Black Mirror

black mirrorHow had I never seen this show before? It combines dark psychological twists with intriguing exploration of the philosophical issues associated with the current (and near-future) state of cyber-tech and its potential impact on the human experience.  A week ago I had never heard of the show; I have now binge watched every episode on Netflix, and am desperate for more. Continue reading

Blood Meridian, Chapter I- “[I]n him broods already a taste for mindless violence”

Introduction
Back to the beginning…The year is 1847.  The Leonids refers to a prolific meteor shower, occurring in the month of November, the most famous in recent history having occurred in 1833.  This is the year the main character in the book, known only as “the kid,” was born.  He is 14 now.

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Blood Meridian, Epilogue- “[B]ones and the gatherers of bones and those who do not gather”

stone on fireThe epilogue is brief, just a single paragraph, but I think it merits its own analysis.  The first line provides: “In the dawn there is a man progressing over the plain by means of holes which he is making in the ground.” (p. 337).  The dawn?  Is this dawn of the next morning?  The dawn of time?  Who is this man? Continue reading

Blood Meridian Chapter XXIII, Part II- “This night thy soul may be required of thee.”

dancing bearIntroduction

So here it is, the second half of the last chapter in the book.  The kid, now 45, is in a riotous saloon in Griffin, Texas, known in the area for its whores and evil.  At the center of all of this, probably not surprising to any of our readers, is the judge.  “Watching him across the layered smoke in the yellow light was the judge.” (p. 325).  What will happen? Continue reading

Blood Meridian Chapter XXIII, Part I- “I knowed we’d bury him on this prairie.”

buffalo bonesIntroduction

Time continues to pass.  This chapter begins in the later winter of 1878.  Born in 1833, the “kid” is 45.  He’s in the north Texas plains.  It’s cold and windy.  He goes to set up camp for the night, and as soon as gets his fire going, he notices another fire across the way.  Like his, it warmed one man alone. Continue reading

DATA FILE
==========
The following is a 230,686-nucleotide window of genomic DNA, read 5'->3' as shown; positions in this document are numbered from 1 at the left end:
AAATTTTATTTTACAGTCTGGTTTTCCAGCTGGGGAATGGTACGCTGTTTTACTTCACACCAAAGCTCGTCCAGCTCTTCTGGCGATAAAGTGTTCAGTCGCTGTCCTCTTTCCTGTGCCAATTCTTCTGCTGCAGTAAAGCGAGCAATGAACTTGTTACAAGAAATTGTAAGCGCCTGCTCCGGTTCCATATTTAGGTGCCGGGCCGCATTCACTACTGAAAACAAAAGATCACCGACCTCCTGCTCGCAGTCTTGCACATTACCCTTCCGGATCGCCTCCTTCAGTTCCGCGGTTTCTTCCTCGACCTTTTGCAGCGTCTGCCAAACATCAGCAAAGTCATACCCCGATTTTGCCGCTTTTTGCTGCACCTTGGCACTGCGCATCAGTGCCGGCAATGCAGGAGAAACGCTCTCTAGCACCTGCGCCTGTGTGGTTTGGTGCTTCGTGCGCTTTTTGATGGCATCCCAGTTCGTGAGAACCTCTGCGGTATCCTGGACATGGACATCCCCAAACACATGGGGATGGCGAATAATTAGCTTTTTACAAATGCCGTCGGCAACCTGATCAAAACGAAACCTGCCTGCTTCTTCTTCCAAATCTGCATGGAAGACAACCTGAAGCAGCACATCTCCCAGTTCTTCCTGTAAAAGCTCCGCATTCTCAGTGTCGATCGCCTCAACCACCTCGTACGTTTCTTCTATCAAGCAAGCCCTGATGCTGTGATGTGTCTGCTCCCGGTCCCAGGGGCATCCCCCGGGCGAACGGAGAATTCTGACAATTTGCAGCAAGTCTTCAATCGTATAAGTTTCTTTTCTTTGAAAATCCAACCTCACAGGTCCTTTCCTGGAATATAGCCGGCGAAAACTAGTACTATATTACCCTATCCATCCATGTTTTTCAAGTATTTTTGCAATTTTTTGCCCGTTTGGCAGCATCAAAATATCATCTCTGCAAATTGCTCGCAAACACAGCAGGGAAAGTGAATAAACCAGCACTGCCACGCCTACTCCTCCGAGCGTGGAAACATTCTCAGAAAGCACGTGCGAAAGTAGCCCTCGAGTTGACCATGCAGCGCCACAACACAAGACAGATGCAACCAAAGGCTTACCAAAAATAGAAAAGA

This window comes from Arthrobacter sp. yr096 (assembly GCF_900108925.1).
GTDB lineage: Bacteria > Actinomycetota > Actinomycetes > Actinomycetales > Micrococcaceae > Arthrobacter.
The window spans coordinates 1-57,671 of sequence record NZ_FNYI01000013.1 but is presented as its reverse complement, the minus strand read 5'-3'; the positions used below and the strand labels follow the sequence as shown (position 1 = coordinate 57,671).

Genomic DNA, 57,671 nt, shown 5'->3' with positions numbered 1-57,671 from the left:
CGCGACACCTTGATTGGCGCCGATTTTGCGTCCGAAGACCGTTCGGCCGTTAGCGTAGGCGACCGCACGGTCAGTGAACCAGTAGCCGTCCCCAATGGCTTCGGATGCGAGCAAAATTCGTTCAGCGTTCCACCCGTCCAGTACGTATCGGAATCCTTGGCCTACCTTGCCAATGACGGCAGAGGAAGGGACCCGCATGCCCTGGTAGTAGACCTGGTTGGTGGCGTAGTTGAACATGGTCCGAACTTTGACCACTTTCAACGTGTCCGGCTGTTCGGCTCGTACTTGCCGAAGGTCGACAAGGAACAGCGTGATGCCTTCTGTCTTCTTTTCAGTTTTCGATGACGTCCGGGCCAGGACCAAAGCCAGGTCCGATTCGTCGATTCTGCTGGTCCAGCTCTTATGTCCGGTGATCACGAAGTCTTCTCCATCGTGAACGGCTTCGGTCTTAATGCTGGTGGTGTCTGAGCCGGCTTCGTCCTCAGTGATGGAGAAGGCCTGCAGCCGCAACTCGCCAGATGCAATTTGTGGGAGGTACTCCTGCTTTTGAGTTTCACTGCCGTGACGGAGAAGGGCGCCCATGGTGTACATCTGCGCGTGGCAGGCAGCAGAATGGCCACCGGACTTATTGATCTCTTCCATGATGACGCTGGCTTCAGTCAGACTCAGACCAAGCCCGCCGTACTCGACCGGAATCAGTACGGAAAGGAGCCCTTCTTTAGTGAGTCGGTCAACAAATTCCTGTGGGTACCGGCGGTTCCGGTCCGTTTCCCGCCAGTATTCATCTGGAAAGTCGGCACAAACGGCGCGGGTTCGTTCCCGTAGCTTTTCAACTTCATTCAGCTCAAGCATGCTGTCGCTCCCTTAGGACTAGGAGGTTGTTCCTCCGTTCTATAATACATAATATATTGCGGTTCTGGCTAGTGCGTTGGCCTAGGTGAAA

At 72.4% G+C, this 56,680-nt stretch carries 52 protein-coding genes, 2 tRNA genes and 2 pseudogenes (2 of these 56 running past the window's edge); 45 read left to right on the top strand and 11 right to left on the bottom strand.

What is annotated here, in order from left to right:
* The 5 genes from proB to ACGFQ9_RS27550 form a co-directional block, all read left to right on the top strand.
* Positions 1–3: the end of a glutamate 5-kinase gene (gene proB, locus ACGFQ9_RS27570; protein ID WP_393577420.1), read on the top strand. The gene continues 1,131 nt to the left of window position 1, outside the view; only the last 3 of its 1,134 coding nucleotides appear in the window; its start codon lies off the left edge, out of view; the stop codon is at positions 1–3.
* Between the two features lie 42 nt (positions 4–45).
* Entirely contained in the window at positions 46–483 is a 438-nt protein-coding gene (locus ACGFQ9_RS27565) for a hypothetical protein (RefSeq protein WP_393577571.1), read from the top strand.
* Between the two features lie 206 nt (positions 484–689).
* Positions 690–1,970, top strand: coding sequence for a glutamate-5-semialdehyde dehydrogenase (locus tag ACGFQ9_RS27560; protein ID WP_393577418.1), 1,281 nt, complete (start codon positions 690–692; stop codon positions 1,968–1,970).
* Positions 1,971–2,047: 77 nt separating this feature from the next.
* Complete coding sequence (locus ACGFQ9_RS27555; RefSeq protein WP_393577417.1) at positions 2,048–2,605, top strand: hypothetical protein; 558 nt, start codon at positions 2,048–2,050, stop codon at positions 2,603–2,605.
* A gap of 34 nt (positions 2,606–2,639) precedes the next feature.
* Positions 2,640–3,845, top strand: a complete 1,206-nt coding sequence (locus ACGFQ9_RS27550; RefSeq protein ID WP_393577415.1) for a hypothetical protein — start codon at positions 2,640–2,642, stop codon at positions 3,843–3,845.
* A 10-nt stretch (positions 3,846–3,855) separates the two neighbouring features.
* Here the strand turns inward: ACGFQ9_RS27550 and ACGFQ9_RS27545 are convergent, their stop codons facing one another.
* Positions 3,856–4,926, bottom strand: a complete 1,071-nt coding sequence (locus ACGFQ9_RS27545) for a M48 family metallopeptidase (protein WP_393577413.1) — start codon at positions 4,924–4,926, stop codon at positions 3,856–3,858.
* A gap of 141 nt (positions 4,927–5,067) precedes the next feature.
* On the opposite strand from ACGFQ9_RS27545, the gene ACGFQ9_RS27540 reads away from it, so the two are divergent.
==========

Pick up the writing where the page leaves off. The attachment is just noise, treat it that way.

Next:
Scandinavian Crime Fiction

the forgotten girlsI am just about finished with Sara Blaedel’s The Forgotten Girls.  As crime fiction goes, it is pretty standard fare.  What I didn’t realize until after I started reading it, however, is that Blaedel is from Denmark.  And looking back, the last several crime fiction books I’ve read have also been from that part of the world: Stieg Larsson and his Girl with the Dragon Tattoo Series (Sweden); Jo Nesbø and his Detective Harry Hole series (Norway); and maybe not exactly crime fiction, but along these same lines, Herman Koch (born in the Netherlands, but having spent some time in Finland)(I recently devoured both The Dinner and Summer House With Swimming Pool. Excellent!). Continue reading

Blood Meridian, Chapter XXII- “Our animosities were formed and waiting before ever we two met”

angry wolf 1More time passes in this chapter than in any other chapter in the book (save maybe the first, when we go from the kid’s birth to the present).  We learn some interesting things in this chapter.  For one, we learn the age of the kid.  Referred to only as “the kid” throughout the novel, we have no way of knowing how old he actually is.  Until now.  Though years and some historical events have been mentioned.  Recall the first page of the book: “Night of your birth.  Thirty-three.  The Leonids they were called.” (p. 3).  What does thirty-three mean?  1933?  1833?  Well, it’s the latter, as the “Leonids” reference would provide. Continue reading